Sightreading can be one of the most anxiously anticipated tasks we have to do as musicians. Whether you’ve been asked to sightread at an audition or you’re getting new ensemble music right before a rehearsal, there are skills you can build in advance and steps you can take once you receive the music to make this challenge easier.
1. START (Sharps/flats, Time signature, Accidentals, Repeats, Speed)
I first learned about “START” from my high school band director when preparing for district band auditions. Sightreading was a requirement for these auditions, so he would test the students who planned to try out on their sightreading in advance. He would even have the entire ensemble verbally list the components of “START” before reading a new piece as a group. Before you play, go through this list, and notice what might trip you up as you go along. The components of “START” are going to account for most of the problematic spots you might encounter.
2. Scalar and Rhythmic Patterns
The more familiar you are with your scales, keys, and rhythms (which you can practice here), the easier sightreading will become. Practicing your scales, thirds, and arpeggios (and other interval combinations) will help you breeze through some technical passages so you can focus on spots that don’t fit into a pattern. By knowing these building blocks fluently, you’ll be able to include some expression into your sightreading. Working in some musicality will greatly increase how professional you sound while playing—even if you play a few wrong notes.
3. Tricky passages
In most auditions, you’ll get a minute or so to look over a piece before you start playing. Once you’ve made it through “START,” silently finger through any spots that look difficult. Make a mental note (or a physical one, if you’re allowed) to take a breath before any of these difficult looking passages so you don’t have to worry about running out of air while you’re trying to play through a finger-twister for the first time. For us clarinetists, if these tricky spots are in a key that might require us to use a specific order of pinky keys or alternate fingerings to play it accurately, make a mental or physical note of that as well.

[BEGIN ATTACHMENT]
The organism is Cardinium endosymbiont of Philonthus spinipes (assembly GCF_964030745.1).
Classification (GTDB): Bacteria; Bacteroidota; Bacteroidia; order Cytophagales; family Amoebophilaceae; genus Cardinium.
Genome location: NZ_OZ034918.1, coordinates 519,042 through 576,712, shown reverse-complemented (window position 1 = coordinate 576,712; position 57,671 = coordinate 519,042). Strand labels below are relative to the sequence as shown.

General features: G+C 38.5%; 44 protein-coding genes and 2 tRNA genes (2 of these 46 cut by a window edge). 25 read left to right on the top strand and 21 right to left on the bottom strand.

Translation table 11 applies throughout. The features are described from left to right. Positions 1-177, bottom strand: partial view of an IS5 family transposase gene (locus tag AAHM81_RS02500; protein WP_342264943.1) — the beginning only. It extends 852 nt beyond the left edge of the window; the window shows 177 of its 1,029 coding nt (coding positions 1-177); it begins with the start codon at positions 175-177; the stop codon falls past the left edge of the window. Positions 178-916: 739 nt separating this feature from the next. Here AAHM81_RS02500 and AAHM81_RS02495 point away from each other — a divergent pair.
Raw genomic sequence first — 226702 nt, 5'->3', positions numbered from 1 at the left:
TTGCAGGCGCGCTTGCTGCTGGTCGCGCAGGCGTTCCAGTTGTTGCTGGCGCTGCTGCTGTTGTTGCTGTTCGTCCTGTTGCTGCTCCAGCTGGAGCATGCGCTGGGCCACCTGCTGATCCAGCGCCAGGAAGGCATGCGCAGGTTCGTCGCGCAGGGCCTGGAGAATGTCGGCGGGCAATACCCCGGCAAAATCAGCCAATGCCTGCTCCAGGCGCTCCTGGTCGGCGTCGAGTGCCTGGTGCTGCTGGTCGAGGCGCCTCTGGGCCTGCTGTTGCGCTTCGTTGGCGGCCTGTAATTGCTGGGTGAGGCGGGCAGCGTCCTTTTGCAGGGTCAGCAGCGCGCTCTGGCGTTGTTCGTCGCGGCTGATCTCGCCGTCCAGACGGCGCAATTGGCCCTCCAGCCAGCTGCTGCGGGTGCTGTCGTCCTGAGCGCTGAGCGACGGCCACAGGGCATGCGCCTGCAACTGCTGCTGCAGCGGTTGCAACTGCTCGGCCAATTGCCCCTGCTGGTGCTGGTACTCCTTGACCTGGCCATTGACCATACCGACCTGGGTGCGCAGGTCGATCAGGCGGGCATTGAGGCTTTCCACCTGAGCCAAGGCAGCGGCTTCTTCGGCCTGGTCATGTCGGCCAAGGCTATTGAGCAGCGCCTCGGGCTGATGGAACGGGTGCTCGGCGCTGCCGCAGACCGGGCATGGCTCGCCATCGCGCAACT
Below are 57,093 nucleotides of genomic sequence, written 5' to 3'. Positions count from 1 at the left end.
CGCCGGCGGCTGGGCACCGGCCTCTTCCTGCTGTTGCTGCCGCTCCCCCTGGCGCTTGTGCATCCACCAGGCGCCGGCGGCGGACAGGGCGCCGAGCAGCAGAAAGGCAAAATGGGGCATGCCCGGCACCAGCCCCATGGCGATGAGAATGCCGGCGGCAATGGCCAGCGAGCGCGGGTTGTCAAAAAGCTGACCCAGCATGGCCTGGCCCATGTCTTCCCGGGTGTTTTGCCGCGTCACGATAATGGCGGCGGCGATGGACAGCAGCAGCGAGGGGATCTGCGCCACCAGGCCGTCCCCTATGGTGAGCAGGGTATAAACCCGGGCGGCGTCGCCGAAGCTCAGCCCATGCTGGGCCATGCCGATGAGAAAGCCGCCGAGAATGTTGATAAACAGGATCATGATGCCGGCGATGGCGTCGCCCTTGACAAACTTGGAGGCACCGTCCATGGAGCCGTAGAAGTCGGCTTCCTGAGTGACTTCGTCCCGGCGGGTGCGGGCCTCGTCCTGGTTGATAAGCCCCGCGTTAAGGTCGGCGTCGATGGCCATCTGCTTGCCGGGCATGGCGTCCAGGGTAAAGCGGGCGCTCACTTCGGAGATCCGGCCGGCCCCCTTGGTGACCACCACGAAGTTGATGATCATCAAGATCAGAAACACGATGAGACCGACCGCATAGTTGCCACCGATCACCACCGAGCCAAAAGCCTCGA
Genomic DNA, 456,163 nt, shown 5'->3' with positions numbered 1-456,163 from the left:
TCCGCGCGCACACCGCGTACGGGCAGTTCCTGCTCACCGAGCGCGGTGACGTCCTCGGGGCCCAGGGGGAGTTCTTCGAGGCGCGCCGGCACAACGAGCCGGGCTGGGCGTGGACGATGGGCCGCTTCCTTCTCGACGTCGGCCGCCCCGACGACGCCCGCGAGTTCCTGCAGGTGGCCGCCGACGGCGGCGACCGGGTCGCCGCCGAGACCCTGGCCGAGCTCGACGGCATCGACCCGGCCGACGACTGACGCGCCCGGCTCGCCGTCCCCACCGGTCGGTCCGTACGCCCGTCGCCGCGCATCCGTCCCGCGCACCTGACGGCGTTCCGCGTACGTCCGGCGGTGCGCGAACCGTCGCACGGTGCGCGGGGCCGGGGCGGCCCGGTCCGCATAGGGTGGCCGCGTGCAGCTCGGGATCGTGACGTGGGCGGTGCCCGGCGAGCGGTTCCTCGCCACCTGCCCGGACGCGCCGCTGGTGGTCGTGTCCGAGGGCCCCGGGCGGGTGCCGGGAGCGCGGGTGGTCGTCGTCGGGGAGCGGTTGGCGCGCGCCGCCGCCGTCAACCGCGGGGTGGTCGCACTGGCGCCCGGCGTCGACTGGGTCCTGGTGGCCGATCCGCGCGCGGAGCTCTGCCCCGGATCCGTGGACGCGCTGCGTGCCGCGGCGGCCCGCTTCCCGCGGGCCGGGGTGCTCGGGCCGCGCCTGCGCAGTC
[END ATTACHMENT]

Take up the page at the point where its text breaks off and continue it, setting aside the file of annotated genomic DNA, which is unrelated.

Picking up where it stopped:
4. Consistency and Subdivision
Keeping a consistent tempo is one of the best ways to make the music you’re playing sound professionally executed, even if it’s the first time you’re playing it. Subdividing is crucial during long notes, so you don’t accidentally slow down or cut them short. If you’re the kind of person (like me) who gets nervous just thinking about sightreading at an audition, pick a tempo that’s slightly slower than you think it should be, because you’re likely to rush if you’re nervous. Keeping a consistent pace will make the music sound better, and it can help ground you and keep you focused through any anxiety or stress you might have. As a bonus, if you don’t rush, you’re less likely to trip yourself up playing difficult passages!
If the music you’re sightreading is for an ensemble rehearsal, the best thing you can do before receiving the music is to listen to the piece(s) you’re going to be playing. This will help you understand exactly how the piece goes together, and it’ll give you some ideas for expression, musicality, phrasing, breathing, and tempo before you sit down for your first rehearsal. If you happen to have a solo, listening will point that out to you in advance so you don’t realize you’re the only one playing in the middle of the rehearsal.
It might seem like sightreading is difficult to practice because you never know what you might be asked to play. I like to use this book as well as unfamiliar études to practice sightreading. Good luck and happy practicing!